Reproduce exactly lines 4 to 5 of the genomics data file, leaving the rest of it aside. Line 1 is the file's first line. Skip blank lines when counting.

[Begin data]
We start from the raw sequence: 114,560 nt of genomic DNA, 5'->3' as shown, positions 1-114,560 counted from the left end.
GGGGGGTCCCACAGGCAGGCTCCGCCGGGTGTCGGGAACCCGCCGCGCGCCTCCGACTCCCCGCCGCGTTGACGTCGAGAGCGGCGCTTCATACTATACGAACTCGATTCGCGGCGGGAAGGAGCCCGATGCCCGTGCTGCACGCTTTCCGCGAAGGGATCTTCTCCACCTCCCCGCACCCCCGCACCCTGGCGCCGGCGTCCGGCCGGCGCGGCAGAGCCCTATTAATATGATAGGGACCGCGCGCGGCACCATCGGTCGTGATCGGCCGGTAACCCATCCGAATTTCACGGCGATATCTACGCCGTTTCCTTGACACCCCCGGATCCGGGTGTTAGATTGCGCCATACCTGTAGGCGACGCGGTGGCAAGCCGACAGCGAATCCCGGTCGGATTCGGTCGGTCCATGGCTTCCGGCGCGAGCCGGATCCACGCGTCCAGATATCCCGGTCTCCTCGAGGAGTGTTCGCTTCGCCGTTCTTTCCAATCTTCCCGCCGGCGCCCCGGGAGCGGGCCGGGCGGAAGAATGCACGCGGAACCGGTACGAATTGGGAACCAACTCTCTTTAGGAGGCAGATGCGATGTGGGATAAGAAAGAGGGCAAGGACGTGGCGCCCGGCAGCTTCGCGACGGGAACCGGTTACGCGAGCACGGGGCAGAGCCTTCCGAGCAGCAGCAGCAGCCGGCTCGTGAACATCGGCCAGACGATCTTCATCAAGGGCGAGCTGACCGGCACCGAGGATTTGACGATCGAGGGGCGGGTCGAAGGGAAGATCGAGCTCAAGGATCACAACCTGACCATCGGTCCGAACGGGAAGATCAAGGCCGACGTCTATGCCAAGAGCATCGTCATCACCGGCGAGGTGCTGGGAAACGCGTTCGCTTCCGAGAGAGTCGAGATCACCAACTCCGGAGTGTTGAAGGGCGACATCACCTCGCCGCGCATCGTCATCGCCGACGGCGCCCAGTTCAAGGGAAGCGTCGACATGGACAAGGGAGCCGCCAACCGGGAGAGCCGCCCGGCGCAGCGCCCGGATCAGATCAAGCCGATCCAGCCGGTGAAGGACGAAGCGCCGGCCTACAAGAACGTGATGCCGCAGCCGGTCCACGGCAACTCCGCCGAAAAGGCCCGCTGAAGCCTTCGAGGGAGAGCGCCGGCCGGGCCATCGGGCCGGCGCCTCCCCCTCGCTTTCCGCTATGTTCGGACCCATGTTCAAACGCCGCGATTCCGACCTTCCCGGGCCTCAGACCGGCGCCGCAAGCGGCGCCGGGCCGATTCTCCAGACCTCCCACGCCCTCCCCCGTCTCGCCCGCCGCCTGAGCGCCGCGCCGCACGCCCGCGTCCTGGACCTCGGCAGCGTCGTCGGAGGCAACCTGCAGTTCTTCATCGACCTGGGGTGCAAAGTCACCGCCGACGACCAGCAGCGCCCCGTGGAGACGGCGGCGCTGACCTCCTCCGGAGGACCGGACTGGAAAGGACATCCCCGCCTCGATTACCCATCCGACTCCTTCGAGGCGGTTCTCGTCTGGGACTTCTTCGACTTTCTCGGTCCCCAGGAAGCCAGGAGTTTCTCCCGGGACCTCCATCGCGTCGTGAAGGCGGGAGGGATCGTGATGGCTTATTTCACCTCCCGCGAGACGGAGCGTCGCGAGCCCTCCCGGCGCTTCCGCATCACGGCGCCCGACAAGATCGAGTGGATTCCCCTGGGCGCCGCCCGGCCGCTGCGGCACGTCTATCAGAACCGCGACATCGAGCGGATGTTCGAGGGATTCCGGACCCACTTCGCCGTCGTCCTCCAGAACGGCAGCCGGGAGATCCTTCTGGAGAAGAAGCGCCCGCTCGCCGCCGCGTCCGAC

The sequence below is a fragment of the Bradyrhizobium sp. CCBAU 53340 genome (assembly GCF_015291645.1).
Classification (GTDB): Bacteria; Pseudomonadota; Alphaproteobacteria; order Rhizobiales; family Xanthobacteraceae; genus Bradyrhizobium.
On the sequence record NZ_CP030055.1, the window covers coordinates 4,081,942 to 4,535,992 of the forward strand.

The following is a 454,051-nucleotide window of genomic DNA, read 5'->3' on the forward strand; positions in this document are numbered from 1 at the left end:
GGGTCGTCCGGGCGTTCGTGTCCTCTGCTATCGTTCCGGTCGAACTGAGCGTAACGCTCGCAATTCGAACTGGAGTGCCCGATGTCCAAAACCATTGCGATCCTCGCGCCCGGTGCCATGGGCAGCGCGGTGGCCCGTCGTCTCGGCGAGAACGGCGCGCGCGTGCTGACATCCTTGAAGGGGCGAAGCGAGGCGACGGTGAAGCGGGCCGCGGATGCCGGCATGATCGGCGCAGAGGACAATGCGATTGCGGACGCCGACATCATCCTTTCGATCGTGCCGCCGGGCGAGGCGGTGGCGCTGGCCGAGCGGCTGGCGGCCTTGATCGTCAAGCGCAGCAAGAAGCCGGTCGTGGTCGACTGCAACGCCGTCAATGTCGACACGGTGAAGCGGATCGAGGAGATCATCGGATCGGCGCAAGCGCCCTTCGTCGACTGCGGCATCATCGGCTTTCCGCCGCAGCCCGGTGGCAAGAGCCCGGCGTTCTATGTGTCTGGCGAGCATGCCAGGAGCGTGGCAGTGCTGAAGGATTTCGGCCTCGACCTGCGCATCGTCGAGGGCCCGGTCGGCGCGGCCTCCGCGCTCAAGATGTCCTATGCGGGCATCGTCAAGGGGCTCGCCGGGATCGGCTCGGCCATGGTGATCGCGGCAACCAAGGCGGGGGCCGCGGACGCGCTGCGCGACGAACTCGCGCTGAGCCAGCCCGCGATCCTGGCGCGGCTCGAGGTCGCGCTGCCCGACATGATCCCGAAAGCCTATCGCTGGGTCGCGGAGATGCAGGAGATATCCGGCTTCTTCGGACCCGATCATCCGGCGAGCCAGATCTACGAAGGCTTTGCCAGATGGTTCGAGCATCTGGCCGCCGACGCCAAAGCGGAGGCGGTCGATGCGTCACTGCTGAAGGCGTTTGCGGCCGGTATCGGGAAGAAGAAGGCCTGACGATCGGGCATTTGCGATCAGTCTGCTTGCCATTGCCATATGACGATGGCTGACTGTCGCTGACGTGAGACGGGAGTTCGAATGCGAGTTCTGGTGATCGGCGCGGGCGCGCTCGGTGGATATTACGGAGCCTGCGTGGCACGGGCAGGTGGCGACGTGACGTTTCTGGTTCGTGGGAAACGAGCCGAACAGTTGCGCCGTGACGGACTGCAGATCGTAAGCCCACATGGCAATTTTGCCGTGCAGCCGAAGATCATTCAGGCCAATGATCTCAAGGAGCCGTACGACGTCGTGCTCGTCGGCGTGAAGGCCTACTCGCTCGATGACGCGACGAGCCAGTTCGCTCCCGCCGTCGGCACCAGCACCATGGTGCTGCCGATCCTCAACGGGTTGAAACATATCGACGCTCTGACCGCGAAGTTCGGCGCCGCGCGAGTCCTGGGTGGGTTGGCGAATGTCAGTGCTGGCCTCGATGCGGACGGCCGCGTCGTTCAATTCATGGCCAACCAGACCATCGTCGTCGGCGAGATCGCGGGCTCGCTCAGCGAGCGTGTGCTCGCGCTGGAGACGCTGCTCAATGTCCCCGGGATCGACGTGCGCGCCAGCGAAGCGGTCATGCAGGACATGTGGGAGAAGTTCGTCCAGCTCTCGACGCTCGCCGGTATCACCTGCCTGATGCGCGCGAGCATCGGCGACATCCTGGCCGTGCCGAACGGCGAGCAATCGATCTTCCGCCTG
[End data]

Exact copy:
Classification (GTDB): Bacteria; Pseudomonadota; Alphaproteobacteria; order Rhizobiales; family Xanthobacteraceae; genus Bradyrhizobium.
On the sequence record NZ_CP030055.1, the window covers coordinates 4,081,942 to 4,535,992 of the forward strand.